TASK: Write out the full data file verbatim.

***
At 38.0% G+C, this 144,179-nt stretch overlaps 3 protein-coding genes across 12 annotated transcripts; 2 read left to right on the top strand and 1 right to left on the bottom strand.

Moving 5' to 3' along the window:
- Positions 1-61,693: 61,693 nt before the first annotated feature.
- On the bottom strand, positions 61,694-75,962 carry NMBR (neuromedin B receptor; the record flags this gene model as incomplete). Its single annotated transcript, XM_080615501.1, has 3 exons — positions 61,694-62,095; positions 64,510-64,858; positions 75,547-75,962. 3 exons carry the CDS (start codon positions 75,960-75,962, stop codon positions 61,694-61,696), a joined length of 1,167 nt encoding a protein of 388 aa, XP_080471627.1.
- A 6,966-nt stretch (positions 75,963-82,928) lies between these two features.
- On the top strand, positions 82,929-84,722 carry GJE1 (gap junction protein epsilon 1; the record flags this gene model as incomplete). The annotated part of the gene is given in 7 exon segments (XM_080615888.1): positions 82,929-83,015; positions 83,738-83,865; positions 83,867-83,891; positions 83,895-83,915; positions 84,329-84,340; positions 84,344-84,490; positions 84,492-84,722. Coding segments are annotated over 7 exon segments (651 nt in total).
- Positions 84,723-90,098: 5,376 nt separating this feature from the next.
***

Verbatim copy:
At 38.0% G+C, this 144,179-nt stretch overlaps 3 protein-coding genes across 12 annotated transcripts; 2 read left to right on the top strand and 1 right to left on the bottom strand.

Moving 5' to 3' along the window:
- Positions 1-61,693: 61,693 nt before the first annotated feature.
- On the bottom strand, positions 61,694-75,962 carry NMBR (neuromedin B receptor; the record flags this gene model as incomplete). Its single annotated transcript, XM_080615501.1, has 3 exons — positions 61,694-62,095; positions 64,510-64,858; positions 75,547-75,962. 3 exons carry the CDS (start codon positions 75,960-75,962, stop codon positions 61,694-61,696), a joined length of 1,167 nt encoding a protein of 388 aa, XP_080471627.1.
- A 6,966-nt stretch (positions 75,963-82,928) lies between these two features.
- On the top strand, positions 82,929-84,722 carry GJE1 (gap junction protein epsilon 1; the record flags this gene model as incomplete). The annotated part of the gene is given in 7 exon segments (XM_080615888.1): positions 82,929-83,015; positions 83,738-83,865; positions 83,867-83,891; positions 83,895-83,915; positions 84,329-84,340; positions 84,344-84,490; positions 84,492-84,722. Coding segments are annotated over 7 exon segments (651 nt in total).
- Positions 84,723-90,098: 5,376 nt separating this feature from the next.